I woke up at the night due to thunder. I was staying at Aane Hotel in Pasighat, Arunachal Pradesh. I was really tired, not so much because of the journey but I had disturbed sleep for a few nights at home! I was probably still operating in Israeli time zone. It kept raining heavily throughout the night. When I woke up in the morning it was still raining. I was wondering what would happen to the Solung Festival at Pasighat.
My fears were unfounded though. The main venue had a huge marquee both for the audience and over the stage. I still bought an umbrella. Looking at the weather I realized it would be useful. In 2016 Solung was celebrated from 9th to 13th September. I attended the festival from 9th to 11th September.
Solung is celebrated by the Adi tribes of Arunachal Pradesh. Like many other festivals in India, it is a festival related to agriculture. Like many other places in the world, it is women who work both in the fields and at home. In September the crops are growing well in the fields the work is less. So it is time for celebrations. The festival is predominantly for women. It has socio-religious hues.
When I reach the venue, I was greeted by girls dressed in their traditional attire, on this day all of them were wearing blue! I clicked a picture with them and posted it on Facebook. Immediately others also notice how beautiful their jewelry is! All of them were using fancy phones, busy on social media, but they look so pretty in their traditional attire.
There were a lot of speeches on the first day! But there were dances too. And then there was apong, the rice beer brewed locally. It is served to the public officially. The girls store it in the drum and serve it out to the audience. I got to taste it right at the beginning. I am told the black one is called yakana apong. I am sure by another name it would be just as delicious.
What amazes me is that the whole festival is a community effort. A committee of the locals get together and organizes it! Women and men volunteer to organize different aspects of the festival. Folks tell me the festival is probably a thousand years old but the written records go back up to only a hundred years or so.
Dances are performed at the level of villages or school/college. I saw only a few men taking part. But then it is primarily a celebration for the women. I also noticed that age is no bar, women of all ages form groups and take part in the dances.
So each village would have a dance group and they would perform it on the stage, the same is true for schools and colleges. There were couple dances and solo singing too. The days that I am not attending, I told there are celebrity shows, fashion shows and beauty pageants.
Most of the dances refer to cultivation. The village level dance is more traditional. However when the young girls take the stage, I can see Bollywood immediately. The songs still remain local and related to the harvest but the tune and some of the moves are unmistakably Bollywood. I was pleasantly surprised at the number of people who speak Hindi in Pasighat!
However, the main dance, the community dance happens after cultural show is over. People dance in a circle and it goes on till the early hours in the morning. Hence you will find that the show picks up from the afternoon the next day. Everyone takes it easy in the mornings after the late night dancing.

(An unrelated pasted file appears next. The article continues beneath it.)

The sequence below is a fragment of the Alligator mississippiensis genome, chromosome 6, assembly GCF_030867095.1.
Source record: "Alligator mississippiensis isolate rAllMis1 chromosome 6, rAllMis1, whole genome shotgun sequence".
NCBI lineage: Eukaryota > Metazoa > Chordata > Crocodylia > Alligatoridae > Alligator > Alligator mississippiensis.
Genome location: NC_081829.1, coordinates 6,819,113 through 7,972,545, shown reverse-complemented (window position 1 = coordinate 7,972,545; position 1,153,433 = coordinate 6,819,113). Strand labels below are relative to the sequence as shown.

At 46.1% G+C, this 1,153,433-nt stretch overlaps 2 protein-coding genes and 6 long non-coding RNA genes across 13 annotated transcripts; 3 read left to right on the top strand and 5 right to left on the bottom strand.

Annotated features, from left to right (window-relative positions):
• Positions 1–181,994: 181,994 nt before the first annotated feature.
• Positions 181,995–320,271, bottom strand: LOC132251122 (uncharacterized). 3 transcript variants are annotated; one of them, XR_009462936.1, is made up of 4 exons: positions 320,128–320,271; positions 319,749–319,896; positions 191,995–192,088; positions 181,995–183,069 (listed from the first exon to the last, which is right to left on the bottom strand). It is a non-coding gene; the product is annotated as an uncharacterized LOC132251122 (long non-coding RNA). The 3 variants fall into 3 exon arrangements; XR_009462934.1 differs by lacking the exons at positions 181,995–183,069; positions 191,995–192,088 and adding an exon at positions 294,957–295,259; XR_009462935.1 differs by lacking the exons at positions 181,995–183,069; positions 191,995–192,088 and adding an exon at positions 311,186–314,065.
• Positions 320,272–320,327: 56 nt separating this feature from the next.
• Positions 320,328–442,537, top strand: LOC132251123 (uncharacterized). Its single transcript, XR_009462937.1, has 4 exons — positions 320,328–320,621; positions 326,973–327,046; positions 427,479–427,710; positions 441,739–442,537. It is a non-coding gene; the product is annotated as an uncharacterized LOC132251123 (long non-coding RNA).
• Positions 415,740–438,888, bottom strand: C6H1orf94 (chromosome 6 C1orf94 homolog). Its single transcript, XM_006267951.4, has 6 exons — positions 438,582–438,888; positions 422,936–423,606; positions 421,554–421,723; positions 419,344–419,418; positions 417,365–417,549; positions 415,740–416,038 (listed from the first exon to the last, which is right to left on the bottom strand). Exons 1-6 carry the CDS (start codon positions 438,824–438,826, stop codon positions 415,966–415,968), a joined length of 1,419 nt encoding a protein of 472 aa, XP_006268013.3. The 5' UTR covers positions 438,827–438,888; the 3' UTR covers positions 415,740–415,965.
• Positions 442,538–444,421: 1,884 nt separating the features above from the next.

There are stalls in the mela ground. I think apong was the most sold commodity! Food was in plenty. But what attracted me the most was the local jewelry, that when I hardly wear any jewelry myself. I bought the belt the local girls were wearing, I hope I will have the courage to wear it with a dress.
On the last day (of my stay) I was invited on the stage to say a few words! I told the crowd it was my privilege to be with them. I met so many people, I had so many questions and everyone responded to my queries! The young ones are really well behaved.
I was having a conversation with Prof Narmi Darang who teaches Economics in the government college. He said, the college students were so shy that it was mostly a monologue in his class and that frustrates him to no end! And in the cities it is the exact opposite, people speak without even knowing what they are saying! I would often tell my students they were not on a TV show!
As they were hosting a blogger for the first time, Binam Messar, with whom I had a chance encounter on Instagram played a critical role in setting expectations. He understood his elders in the committee but he understood my world too! He was my Man Friday at Pasighat! I can’t thank him enough for the time he spent in explaining things to me and for clarifying things, where required.
In many ways Pasighat is like any other part of India, young ones have the same dreams, they can tell you about the best data plans, they are active on social media, they dress well. But at another level, it is a world apart where traditions are cherished, youngsters seem shy (yes I know it sounds impossible) and the community comes together to have a good time.
PS. I was invited on this Trip by Nuyee Talong of Arunachal Pradesh Tourism.